Indiana Coal Workers Could Be Retrained To Work In Solar Industry For $8 Million

Aug 11, 2016

The Indianapolis Airport's 44,000 panel solar field employs 16-20 people as well as ongoing operation and maintenance jobs. The field generates 17.5 MW of electricity, enough to power 1,800 homes.
Credit Alex Dierckman | WFIU/WTIU

Coal dominates Indiana’s energy production, but the industry has faced major challenges nationwide over the past decade. But a new study asks what would happen if coal workers were retrained to produce a different type of energy—solar.


The research estimates the cost to retrain current coal workers for related jobs in the solar industry. Joshua Pearce, a Michigan Technological University engineering professor and the study’s coauthor, noted the increasing number of major coal companies filing bankruptcy.

“There’s, I think, a large concern in the public to be able to find, you know, hard working people good jobs,” said Pearce.

The study measured the “best case” and “worst case” cost range of retraining Indiana coal miners, anywhere from $8 million to $82 million. It estimates a rage using scenarios in which different numbers of coal employees choose to work in the solar industry.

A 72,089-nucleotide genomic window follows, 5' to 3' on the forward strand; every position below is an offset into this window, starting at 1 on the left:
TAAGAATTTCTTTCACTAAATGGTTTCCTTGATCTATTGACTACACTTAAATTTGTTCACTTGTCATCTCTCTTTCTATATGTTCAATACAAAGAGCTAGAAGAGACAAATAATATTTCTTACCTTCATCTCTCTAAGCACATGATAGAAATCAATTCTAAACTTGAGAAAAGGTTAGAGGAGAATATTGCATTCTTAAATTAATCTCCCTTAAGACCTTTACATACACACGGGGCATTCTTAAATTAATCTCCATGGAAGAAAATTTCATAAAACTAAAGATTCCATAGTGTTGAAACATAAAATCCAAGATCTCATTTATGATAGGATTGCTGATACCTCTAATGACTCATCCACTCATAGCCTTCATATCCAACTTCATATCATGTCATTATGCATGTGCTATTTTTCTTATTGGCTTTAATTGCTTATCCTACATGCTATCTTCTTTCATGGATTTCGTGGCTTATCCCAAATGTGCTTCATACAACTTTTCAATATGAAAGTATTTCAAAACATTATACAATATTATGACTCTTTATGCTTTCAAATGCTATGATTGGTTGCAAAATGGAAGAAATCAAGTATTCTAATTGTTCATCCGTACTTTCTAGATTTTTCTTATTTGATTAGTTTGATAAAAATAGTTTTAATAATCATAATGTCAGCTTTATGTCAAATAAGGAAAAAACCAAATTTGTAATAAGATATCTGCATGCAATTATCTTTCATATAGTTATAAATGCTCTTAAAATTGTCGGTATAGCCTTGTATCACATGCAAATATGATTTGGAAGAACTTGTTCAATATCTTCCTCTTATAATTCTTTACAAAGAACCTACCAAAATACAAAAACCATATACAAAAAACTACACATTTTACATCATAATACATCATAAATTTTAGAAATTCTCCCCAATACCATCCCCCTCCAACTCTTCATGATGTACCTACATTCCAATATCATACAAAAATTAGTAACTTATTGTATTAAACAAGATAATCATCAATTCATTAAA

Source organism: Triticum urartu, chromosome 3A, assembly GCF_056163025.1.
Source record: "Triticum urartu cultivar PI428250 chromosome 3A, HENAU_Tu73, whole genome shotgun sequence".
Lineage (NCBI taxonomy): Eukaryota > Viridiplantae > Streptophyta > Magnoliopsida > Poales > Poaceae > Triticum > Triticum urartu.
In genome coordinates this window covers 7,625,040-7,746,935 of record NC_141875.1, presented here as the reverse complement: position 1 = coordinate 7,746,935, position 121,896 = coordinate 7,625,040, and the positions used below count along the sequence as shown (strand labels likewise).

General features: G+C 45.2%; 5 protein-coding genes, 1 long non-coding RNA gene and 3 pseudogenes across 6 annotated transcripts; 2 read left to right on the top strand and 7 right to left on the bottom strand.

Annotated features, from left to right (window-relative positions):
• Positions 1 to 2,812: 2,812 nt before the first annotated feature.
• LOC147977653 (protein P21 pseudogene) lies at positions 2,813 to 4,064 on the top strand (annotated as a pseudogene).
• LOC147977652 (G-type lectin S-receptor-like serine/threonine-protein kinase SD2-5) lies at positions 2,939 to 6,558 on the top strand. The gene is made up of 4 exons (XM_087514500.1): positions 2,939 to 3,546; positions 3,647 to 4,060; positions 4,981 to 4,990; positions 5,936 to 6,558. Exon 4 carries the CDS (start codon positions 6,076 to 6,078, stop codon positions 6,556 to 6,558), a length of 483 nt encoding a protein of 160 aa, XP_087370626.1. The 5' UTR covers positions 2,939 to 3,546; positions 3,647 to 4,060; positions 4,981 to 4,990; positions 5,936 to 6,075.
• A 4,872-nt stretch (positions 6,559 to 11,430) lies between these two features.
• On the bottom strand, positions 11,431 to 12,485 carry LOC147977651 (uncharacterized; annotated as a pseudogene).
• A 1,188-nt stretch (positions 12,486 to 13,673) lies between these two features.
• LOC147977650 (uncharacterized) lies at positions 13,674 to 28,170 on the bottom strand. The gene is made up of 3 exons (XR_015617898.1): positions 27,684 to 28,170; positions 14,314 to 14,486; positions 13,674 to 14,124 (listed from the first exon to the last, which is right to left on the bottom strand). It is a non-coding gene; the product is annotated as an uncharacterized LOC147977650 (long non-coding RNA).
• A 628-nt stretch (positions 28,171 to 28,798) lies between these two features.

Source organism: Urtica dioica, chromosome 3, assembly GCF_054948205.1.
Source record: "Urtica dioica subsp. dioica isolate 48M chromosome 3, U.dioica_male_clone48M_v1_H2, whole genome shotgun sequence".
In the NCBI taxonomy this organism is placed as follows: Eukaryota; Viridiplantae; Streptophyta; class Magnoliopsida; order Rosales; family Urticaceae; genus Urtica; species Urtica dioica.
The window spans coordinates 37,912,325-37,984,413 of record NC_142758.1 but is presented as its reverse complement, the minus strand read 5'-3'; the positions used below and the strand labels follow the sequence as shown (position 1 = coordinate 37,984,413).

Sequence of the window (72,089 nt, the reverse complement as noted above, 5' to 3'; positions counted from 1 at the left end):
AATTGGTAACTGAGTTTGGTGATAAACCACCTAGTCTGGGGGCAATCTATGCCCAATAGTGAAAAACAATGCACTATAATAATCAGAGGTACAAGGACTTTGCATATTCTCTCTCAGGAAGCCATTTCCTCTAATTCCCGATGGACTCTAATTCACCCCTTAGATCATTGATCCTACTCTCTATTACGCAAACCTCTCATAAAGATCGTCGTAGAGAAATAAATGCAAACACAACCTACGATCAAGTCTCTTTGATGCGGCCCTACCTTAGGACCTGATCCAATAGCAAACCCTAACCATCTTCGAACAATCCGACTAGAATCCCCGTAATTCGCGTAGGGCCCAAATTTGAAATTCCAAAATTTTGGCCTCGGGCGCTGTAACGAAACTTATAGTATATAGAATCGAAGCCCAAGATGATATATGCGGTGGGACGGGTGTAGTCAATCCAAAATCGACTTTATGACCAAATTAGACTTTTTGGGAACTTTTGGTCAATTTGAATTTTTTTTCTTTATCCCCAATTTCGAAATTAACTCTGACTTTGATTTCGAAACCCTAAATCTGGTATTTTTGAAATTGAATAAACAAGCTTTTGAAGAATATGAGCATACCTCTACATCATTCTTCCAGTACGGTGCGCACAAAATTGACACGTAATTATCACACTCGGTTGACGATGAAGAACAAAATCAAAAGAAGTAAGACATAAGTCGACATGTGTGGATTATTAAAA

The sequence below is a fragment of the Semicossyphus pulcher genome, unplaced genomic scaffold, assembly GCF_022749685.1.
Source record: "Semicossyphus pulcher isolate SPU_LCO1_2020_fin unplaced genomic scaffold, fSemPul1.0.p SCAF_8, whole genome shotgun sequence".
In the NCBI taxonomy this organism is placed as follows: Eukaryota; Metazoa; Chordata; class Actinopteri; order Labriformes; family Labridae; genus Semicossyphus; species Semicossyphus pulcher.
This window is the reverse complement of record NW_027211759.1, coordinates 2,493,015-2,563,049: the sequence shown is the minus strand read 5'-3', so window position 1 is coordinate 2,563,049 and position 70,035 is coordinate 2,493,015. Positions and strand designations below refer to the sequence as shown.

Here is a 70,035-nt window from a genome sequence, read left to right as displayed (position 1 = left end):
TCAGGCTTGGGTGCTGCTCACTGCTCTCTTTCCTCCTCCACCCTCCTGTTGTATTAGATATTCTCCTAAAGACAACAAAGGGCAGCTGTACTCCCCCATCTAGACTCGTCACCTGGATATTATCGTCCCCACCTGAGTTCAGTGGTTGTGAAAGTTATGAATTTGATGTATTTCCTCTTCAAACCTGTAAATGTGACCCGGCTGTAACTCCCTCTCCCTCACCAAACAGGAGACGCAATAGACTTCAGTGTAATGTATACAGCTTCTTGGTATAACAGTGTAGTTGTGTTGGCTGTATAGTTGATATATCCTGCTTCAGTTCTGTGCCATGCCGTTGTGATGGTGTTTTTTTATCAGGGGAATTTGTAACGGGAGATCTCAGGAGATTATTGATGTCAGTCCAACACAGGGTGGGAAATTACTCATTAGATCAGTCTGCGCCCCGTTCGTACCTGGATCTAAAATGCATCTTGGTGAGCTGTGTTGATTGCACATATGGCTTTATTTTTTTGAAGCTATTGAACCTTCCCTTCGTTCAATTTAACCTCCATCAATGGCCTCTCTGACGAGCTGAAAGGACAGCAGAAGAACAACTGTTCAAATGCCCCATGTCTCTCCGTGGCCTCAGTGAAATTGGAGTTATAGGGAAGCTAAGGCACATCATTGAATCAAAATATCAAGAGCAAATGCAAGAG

Nationally, worker retraining costs range from $180 million to $1.9 billion. Pearce said those figures aren’t actually that high.

“A single company, and the CEO pay for a single year, could more than cover the training for all of his employees,” he said.

The high end of that range is about 5 percent of the coal industry’s roughly $40 billion dollar annual revenues.

Pearce also said solar is a far cleaner energy source than coal and is competitive economically.

“If we want to maintain low electrical prices in the United States, particularly if we’re interested in conserving the environment,” Pearce said, “it makes a lot of sense to make the transition as soon as possible.”

Indiana’s coal industry employs roughly 4,000 people, while only 1,600 Hoosiers are employed by the solar industry. But that trend flips nationally, with 150,000 people employed by coal compared to 210,000 who work in solar.

The study was published in the journal Energy Economics by Pearce and his coauthor, Oregon State University public policy professor Edward Louie.